It’s a human tendency of wanting to know everything beforehand in order to adjust your plans and prepared for any forthcoming risks or failures. A seasoned project manager knows this only too well from the experience of handling a portfolio. They want to be well-prepared to minimize the possibility of overrunning constraints For this, evaluating every aspect is mandatory.
Be it sudden employee leaves or cost overruns or any other important attribute, everything has to be taken into consideration. It’s not feasible to carry out this tedious process manually. All thanks to the technological advancements, a demand forecasting tool does all the work with a single mouse-click.
Foresightedness lets you optimize work by generating insights into current capacity utilization and resource demand. It can be derived from insights off an intelligent tool that notifies you about the future hiring needs to meet the project demands. Besides helping you bridge the gap between capacity and demand, it also forewarns you about the constraints you might face if you take a wrong turn using historical data.
Hence, its an important tool for managers to make strategic decisions and mitigate any forthcoming risks. It also helps the task managers to increase the overall profitability of the business by helping you take the necessary course of action for the future allocation of resources. Using this data, they can shift the resources from non-billable to billable work thereby optimizing the utilization across the entire resource pool and upscaling the profitability.
4. Visibility of skills
When planning a project, it’s imperative to have complete knowledge of your workforce and their skills. After all, only a person with relevant skills can do justice to the allocated task/project. Spreadsheets are laborious and ultimately creates more errors to fix. Such a waste of time! Also, decentralized data, or multiple data silos, is harder to reconcile. Hence, a software that provides complete visibility of resources and their skills is a boon for the task managers.
It isn’t unheard of for managers to deploy existing employees to certain tasks they are not even fit for, just to minimize internal costs. This, however, affects the quality of work and also decreases productivity. A resource with competent skills required to accomplish a particular task will take a relatively lesser amount of time to deliver it to the client. They can seamlessly fit their work into existing schedules and still deliver it on or before the deadline.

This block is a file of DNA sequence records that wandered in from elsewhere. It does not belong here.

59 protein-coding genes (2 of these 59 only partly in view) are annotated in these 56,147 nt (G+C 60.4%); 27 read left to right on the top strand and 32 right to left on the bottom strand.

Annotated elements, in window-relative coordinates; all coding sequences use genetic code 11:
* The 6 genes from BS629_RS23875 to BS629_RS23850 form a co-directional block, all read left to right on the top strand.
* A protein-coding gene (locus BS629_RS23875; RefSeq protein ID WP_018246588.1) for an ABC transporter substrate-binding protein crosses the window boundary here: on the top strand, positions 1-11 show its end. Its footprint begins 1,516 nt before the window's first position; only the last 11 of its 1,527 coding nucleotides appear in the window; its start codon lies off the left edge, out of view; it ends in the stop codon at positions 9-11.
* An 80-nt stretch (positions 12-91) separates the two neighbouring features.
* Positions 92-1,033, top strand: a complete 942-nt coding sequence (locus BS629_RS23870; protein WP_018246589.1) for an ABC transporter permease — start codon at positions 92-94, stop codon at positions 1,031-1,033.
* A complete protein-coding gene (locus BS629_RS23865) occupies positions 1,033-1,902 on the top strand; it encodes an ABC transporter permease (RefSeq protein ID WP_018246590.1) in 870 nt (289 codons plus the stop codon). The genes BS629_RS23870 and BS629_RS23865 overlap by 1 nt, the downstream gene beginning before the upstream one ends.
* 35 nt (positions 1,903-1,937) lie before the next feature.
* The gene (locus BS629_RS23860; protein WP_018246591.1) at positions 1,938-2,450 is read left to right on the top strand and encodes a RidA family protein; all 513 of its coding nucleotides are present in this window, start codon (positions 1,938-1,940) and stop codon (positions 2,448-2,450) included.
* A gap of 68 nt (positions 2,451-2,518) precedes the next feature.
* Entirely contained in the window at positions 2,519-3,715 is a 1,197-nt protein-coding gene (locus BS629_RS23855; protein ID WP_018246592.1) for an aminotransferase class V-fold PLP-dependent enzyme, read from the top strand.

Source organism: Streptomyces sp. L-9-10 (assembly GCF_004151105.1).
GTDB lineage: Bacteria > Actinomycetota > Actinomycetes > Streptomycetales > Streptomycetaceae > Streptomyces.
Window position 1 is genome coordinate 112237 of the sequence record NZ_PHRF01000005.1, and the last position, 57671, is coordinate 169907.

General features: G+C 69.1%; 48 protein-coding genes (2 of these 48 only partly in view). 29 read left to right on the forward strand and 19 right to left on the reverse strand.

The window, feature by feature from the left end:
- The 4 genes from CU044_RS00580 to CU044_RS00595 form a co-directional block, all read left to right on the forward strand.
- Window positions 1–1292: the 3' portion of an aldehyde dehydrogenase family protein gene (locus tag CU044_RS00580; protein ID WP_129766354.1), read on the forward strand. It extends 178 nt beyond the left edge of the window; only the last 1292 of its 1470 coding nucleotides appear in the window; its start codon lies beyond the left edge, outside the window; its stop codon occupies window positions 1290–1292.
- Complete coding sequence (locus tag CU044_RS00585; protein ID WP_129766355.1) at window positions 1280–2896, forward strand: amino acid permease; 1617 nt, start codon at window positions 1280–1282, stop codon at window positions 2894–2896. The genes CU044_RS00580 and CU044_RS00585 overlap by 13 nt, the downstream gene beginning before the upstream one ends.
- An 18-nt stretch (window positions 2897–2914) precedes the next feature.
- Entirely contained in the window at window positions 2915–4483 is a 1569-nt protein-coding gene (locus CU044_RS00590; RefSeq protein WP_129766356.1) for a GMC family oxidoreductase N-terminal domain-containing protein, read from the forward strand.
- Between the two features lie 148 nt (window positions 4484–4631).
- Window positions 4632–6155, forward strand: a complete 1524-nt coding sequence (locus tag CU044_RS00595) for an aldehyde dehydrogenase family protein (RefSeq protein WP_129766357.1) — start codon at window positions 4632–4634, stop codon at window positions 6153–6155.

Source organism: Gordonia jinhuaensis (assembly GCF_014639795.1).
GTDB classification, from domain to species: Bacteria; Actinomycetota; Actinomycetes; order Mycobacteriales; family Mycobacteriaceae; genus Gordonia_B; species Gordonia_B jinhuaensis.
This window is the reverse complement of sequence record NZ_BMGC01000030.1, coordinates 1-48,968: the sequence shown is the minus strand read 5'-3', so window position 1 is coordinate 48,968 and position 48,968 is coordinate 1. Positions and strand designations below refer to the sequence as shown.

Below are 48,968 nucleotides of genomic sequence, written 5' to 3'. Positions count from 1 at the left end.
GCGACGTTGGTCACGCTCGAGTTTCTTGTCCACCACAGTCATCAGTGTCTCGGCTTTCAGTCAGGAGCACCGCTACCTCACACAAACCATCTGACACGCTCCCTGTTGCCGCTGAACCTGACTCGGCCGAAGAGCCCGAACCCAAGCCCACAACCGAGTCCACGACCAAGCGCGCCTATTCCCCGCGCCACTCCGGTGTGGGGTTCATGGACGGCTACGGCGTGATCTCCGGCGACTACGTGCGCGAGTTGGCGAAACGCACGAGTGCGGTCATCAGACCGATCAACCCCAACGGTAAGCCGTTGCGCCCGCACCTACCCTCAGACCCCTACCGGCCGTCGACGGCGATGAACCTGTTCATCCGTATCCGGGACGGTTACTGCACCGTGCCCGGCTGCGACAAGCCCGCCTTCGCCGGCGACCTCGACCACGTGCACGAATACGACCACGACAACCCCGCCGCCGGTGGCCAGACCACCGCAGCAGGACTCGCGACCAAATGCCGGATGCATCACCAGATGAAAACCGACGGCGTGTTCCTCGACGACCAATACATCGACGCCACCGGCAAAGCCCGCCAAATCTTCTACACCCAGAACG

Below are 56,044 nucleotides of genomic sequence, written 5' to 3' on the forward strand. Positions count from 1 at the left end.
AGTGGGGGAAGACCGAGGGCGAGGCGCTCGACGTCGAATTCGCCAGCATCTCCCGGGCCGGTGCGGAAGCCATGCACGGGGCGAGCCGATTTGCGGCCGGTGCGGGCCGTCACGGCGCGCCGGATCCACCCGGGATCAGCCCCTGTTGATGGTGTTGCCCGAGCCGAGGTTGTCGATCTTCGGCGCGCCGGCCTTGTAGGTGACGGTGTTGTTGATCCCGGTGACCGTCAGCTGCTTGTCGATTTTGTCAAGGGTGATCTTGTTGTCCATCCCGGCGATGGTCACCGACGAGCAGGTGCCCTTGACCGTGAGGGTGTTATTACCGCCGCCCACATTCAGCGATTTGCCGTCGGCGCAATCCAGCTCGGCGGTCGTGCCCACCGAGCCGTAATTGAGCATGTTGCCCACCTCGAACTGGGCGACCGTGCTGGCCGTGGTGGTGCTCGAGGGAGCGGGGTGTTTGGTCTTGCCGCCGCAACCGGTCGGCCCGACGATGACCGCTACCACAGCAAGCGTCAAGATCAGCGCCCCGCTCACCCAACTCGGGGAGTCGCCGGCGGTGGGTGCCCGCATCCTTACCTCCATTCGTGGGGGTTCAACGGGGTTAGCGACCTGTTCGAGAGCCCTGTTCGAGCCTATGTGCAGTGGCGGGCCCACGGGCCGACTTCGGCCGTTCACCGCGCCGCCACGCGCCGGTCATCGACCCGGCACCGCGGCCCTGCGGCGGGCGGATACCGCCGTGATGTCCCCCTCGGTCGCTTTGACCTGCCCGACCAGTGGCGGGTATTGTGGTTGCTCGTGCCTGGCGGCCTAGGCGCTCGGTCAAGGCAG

Software that provides complete visibility of skills makes it convenient for the task managers to plan pipeline projects. Besides minimizing delays in delivery, it also gives them an idea about hiring requirements well ahead of time.
Now that we know how resource optimization boosts task management, let’s have a look at the two resource optimization techniques that are used:
a. Resource leveling:
Resource leveling is used when a resource is over-allocated or in other words when an organization has a resource constraint. It optimizes the schedules thus preventing over-allocation and also making sure that the right project takes precedence over others when only one resource is available to complete different tasks. It often causes a critical path to change.
b. Resource smoothing:
Resource smoothing is applied after resource-leveling. It ensures that the requirements of the allocated work do not go beyond the pre-defined resource limits. It might require you to redistribute the tasks to different resources so that the project is delivered within the given timeframe without altering the critical path.
Using these techniques, resource optimization ensures efficient allocation of resources preventing over or underutilization. It measures productivity over hours spent on work. After all, productivity defines the quality of the deliverable. It gives realistic insights into project details which helps you accurately foresight the pipeline projects.
Because sitting eight hours on a desk doesn’t necessarily mean that an employee is spending all 8 hours on a task. Breaks and even workplace distractions can impact how much of these hours are spent on core work. Hence, resource optimization helps you evaluate future projects and the time required to deliver it using real-time data. A resource scheduling software performs resource optimization which not only prevents over or under allocation of resources but also enhances the profitability of an enterprise. If upscaling workforce productivity, bringing more clients on board and delivering innovation are your goals, you would definitely benefit from optimizing the organizational resource pool!
The Ultimate Guide to an Efficient Resource ManagementDownload